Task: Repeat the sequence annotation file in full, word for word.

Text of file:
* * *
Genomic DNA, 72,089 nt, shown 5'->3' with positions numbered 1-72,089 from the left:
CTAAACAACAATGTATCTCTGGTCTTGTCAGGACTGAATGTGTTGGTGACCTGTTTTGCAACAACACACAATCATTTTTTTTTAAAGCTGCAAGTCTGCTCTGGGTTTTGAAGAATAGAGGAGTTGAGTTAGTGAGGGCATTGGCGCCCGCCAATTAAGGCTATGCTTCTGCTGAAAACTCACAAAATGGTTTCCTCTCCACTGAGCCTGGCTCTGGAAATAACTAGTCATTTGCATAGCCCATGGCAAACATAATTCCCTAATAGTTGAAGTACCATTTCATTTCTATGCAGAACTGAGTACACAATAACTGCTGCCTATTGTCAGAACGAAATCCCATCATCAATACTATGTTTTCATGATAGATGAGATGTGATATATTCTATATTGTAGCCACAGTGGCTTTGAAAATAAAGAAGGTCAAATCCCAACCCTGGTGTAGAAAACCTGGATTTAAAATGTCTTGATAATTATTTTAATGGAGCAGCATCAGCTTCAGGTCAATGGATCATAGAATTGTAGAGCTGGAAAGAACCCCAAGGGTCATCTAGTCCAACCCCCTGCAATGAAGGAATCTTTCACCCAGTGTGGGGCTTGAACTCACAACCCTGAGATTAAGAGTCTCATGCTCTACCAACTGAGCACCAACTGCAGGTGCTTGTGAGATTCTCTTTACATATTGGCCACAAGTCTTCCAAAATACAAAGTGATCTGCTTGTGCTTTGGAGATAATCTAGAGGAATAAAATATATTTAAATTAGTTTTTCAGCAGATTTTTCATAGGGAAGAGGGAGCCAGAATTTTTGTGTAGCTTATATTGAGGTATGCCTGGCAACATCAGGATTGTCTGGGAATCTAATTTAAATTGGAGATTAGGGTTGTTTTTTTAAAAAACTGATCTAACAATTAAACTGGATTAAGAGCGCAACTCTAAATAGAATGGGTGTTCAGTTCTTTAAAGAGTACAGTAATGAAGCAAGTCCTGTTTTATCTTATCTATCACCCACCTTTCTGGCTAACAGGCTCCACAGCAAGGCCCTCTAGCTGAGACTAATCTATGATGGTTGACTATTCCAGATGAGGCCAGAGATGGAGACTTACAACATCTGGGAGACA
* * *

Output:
Genomic DNA, 72,089 nt, shown 5'->3' with positions numbered 1-72,089 from the left:
CTAAACAACAATGTATCTCTGGTCTTGTCAGGACTGAATGTGTTGGTGACCTGTTTTGCAACAACACACAATCATTTTTTTTTAAAGCTGCAAGTCTGCTCTGGGTTTTGAAGAATAGAGGAGTTGAGTTAGTGAGGGCATTGGCGCCCGCCAATTAAGGCTATGCTTCTGCTGAAAACTCACAAAATGGTTTCCTCTCCACTGAGCCTGGCTCTGGAAATAACTAGTCATTTGCATAGCCCATGGCAAACATAATTCCCTAATAGTTGAAGTACCATTTCATTTCTATGCAGAACTGAGTACACAATAACTGCTGCCTATTGTCAGAACGAAATCCCATCATCAATACTATGTTTTCATGATAGATGAGATGTGATATATTCTATATTGTAGCCACAGTGGCTTTGAAAATAAAGAAGGTCAAATCCCAACCCTGGTGTAGAAAACCTGGATTTAAAATGTCTTGATAATTATTTTAATGGAGCAGCATCAGCTTCAGGTCAATGGATCATAGAATTGTAGAGCTGGAAAGAACCCCAAGGGTCATCTAGTCCAACCCCCTGCAATGAAGGAATCTTTCACCCAGTGTGGGGCTTGAACTCACAACCCTGAGATTAAGAGTCTCATGCTCTACCAACTGAGCACCAACTGCAGGTGCTTGTGAGATTCTCTTTACATATTGGCCACAAGTCTTCCAAAATACAAAGTGATCTGCTTGTGCTTTGGAGATAATCTAGAGGAATAAAATATATTTAAATTAGTTTTTCAGCAGATTTTTCATAGGGAAGAGGGAGCCAGAATTTTTGTGTAGCTTATATTGAGGTATGCCTGGCAACATCAGGATTGTCTGGGAATCTAATTTAAATTGGAGATTAGGGTTGTTTTTTTAAAAAACTGATCTAACAATTAAACTGGATTAAGAGCGCAACTCTAAATAGAATGGGTGTTCAGTTCTTTAAAGAGTACAGTAATGAAGCAAGTCCTGTTTTATCTTATCTATCACCCACCTTTCTGGCTAACAGGCTCCACAGCAAGGCCCTCTAGCTGAGACTAATCTATGATGGTTGACTATTCCAGATGAGGCCAGAGATGGAGACTTACAACATCTGGGAGACA